2. Think like the resume reader. Highlight anything that demonstrates impact (especially quantifiable impact), product sense, execution skills, technical proficiency, leadership, and drive – those are what most APM recruiters look for. You have maybe 10 seconds to make an impression.

How do I prepare for a product manager interview?

While product management interviews are intimidating, preparing for one is quite formulaic. You can definitely acquire the skills to ace an interview given correct preparation. Generally speaking, interviewers look for clarity of thought, leadership, and potential to quickly scope and assess a problem. Taking the interviewer through a logical approach and thought process is far more important than getting the ‘right’ answer.

For a very detailed and comprehensive breakdown of what a preparation process looks like for the Facebook RPM program, check out this post. It contains solid, detailed advice and I used it myself when prepping for my Facebook interviews. However, it is VERY thorough, and if you have less time to prepare, here is what I recommend (this is what I did!):

The best way to prep for the interview is live practice. Mock interviews are a much better use of time than reading books on product management theory.

  • Find a product manager who is willing to mock interview you. If you don’t have any in your personal network, reach out to current product managers on LinkedIn. The worst they can say is ‘No,’ and their feedback will push you to improve your interview performance.
  • Find a friend who is also interviewing for PM jobs and mock interview each other. You can easily find practice questions on Glassdoor to ask each other. Putting yourself in the interviewer’s shoes is just as valuable as being mock interviewed yourself. Mock interviewing others helps you learn new ideas and interview styles, as well as develop a perspective on what constitutes a good versus a great answer.
  • If you need practice partners, the internet makes it easy!
    • Join Lewis Lin’s slack group to easily find practice partners online. You can often find partners interviewing at the same companies as you.
    • Join It integrates with Google Calendars to allow you to quickly schedule practice interviews with whenever is convenient for you.
    • Join the RPM Prep Facebook group – this is a group of people applying to RPM who practice together and trade notes

Books on product management. These are helpful when you’re getting started, but make sure they’re a supplement to your live mock interview practice and not the substitute for it!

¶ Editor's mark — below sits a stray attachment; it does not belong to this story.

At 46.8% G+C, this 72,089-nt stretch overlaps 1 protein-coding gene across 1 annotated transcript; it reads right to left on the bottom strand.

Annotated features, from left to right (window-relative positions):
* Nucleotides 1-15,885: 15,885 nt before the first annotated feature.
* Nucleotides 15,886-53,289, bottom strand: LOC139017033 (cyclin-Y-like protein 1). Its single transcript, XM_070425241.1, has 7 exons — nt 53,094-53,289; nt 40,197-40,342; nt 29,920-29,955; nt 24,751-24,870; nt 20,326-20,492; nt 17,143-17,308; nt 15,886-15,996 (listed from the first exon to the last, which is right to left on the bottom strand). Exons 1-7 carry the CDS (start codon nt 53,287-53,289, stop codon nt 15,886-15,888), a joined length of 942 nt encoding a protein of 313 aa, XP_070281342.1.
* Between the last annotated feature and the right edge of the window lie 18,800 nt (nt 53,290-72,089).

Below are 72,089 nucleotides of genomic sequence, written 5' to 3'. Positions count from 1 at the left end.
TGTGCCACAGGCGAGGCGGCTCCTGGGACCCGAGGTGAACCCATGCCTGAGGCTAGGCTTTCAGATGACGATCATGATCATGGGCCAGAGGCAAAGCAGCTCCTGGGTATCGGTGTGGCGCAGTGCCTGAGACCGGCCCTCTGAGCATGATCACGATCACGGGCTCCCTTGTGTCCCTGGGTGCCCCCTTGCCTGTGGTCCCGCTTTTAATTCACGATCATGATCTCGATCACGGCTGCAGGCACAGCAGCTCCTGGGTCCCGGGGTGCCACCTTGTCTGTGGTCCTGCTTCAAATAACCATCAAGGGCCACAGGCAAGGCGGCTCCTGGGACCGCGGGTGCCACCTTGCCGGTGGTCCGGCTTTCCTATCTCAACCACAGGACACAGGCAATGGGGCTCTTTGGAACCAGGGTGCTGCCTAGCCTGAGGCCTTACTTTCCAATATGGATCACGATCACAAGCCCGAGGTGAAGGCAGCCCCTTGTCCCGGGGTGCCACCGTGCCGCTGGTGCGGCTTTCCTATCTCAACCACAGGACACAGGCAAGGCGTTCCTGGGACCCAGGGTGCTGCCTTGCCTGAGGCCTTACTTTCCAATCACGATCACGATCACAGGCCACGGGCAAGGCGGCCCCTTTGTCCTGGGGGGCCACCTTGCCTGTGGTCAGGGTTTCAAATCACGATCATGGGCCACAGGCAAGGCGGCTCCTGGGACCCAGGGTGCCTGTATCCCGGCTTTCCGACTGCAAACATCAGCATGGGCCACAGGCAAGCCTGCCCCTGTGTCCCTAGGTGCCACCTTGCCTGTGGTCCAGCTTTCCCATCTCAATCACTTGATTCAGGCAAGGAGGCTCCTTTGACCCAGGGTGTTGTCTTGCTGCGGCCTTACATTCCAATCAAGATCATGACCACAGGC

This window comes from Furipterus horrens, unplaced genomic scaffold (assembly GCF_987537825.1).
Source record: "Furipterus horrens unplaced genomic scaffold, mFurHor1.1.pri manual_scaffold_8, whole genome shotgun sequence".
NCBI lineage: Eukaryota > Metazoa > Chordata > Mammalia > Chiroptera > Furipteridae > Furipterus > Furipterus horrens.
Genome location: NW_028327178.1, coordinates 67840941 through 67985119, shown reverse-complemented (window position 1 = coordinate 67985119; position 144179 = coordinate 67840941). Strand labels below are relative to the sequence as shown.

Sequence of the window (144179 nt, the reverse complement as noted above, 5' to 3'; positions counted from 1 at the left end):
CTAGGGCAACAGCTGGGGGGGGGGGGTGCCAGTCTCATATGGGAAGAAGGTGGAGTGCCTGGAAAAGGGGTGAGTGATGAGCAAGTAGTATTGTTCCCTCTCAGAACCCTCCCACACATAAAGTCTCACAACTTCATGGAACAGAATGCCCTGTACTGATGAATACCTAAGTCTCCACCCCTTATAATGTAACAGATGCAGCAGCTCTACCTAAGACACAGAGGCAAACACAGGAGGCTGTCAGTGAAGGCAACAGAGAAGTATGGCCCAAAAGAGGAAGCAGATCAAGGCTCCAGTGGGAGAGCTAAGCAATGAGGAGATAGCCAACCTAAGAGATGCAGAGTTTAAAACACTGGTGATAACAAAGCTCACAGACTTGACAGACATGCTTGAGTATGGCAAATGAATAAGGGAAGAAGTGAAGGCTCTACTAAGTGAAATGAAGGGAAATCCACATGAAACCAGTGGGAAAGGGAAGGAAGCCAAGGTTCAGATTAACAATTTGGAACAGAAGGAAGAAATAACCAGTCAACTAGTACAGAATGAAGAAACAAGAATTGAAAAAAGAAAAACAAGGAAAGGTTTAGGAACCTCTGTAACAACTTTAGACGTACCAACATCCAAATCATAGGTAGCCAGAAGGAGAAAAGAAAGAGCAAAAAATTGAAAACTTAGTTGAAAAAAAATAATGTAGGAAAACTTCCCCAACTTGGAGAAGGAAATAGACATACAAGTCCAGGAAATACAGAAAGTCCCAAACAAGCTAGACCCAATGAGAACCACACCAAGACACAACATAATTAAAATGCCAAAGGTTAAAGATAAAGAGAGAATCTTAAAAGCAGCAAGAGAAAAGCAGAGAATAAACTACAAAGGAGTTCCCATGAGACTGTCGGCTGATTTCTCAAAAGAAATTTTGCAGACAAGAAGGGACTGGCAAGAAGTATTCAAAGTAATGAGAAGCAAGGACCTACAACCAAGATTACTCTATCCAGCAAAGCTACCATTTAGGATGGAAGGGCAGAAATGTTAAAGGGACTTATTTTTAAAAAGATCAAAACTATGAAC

• Decode and Conquer by Lewis Lin – this is a book of sample PM interview questions and answers. It provides an understanding of the overall PM interview process, and serves as a good starting point to begin formulating an approach to notoriously ambiguous interview questions. Because the author provides detailed evaluations of the sample ‘answer,’ it helps you distinguish an exceptional answer from a passable one.

    • Swipe to Unlock – written by three of Facebook PMs, this book explains tech concepts in a simple way. Examples of questions include “Describe cloud storage to a 5-year-old” and more strategic questions like “Why did Facebook buy Oculus?”. If you’re already familiar with core tech concepts and can explain them succinctly, skip it!

Cracking the PM Interview is a solid book loved by many, but I only skimmed through it. I found it dense and preferred to focus on live practice.

Why did you transition from consulting to product management?

The push: I enjoyed many things about consulting. I particularly relished the challenge, the close-knit team culture, the steep learning curve, and the ability to quickly ramp up on new and interesting subjects. Over time, however, the travel began to wear me out. And because I moved from one project to another in a relatively short amount of time, I was never able to see the impact of a given project manifest at a client over the long term.

The pull: I discovered my execution skills were weak. During a yearlong break from consulting, during which I worked for a nonprofit that was trying to improve its digital presence, I defined the strategy for and executed to build a prototype of a digital fundraising platform. Defining a detailed, strong strategy was easy. I had practiced creating comprehensive strategies for years in consulting. But I stumbled over the execution, and I knew I needed to improve those skills if I ever wanted to run a digital product line or business of my own someday. I returned to the US, learned more about product management, and decided to seriously pursue opportunities in the field.